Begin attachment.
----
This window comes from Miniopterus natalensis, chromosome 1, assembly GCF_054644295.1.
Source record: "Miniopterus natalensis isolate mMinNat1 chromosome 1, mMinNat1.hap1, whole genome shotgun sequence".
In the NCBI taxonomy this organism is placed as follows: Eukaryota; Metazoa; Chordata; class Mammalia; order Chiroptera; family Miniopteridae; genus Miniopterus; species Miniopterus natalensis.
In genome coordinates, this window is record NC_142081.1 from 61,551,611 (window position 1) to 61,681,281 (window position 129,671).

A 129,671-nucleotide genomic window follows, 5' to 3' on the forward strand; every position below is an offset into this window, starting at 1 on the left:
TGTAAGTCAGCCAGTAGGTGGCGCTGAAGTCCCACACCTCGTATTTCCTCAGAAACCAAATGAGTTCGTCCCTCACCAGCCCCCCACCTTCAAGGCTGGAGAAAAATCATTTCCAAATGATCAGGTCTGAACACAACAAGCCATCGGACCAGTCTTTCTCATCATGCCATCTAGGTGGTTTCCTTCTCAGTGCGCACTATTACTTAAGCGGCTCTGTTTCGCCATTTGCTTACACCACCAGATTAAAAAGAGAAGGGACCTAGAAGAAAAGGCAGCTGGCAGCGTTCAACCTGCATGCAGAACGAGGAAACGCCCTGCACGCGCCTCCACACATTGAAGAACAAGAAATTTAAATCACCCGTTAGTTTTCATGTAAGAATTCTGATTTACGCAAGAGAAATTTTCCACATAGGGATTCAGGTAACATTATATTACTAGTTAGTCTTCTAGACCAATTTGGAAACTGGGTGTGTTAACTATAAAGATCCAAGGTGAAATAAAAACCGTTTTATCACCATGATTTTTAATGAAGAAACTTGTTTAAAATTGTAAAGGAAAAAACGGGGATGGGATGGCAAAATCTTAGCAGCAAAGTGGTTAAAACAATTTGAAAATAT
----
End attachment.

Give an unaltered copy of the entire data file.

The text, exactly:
This window comes from Miniopterus natalensis, chromosome 1, assembly GCF_054644295.1.
Source record: "Miniopterus natalensis isolate mMinNat1 chromosome 1, mMinNat1.hap1, whole genome shotgun sequence".
In the NCBI taxonomy this organism is placed as follows: Eukaryota; Metazoa; Chordata; class Mammalia; order Chiroptera; family Miniopteridae; genus Miniopterus; species Miniopterus natalensis.
In genome coordinates, this window is record NC_142081.1 from 61,551,611 (window position 1) to 61,681,281 (window position 129,671).

A 129,671-nucleotide genomic window follows, 5' to 3' on the forward strand; every position below is an offset into this window, starting at 1 on the left:
TGTAAGTCAGCCAGTAGGTGGCGCTGAAGTCCCACACCTCGTATTTCCTCAGAAACCAAATGAGTTCGTCCCTCACCAGCCCCCCACCTTCAAGGCTGGAGAAAAATCATTTCCAAATGATCAGGTCTGAACACAACAAGCCATCGGACCAGTCTTTCTCATCATGCCATCTAGGTGGTTTCCTTCTCAGTGCGCACTATTACTTAAGCGGCTCTGTTTCGCCATTTGCTTACACCACCAGATTAAAAAGAGAAGGGACCTAGAAGAAAAGGCAGCTGGCAGCGTTCAACCTGCATGCAGAACGAGGAAACGCCCTGCACGCGCCTCCACACATTGAAGAACAAGAAATTTAAATCACCCGTTAGTTTTCATGTAAGAATTCTGATTTACGCAAGAGAAATTTTCCACATAGGGATTCAGGTAACATTATATTACTAGTTAGTCTTCTAGACCAATTTGGAAACTGGGTGTGTTAACTATAAAGATCCAAGGTGAAATAAAAACCGTTTTATCACCATGATTTTTAATGAAGAAACTTGTTTAAAATTGTAAAGGAAAAAACGGGGATGGGATGGCAAAATCTTAGCAGCAAAGTGGTTAAAACAATTTGAAAATAT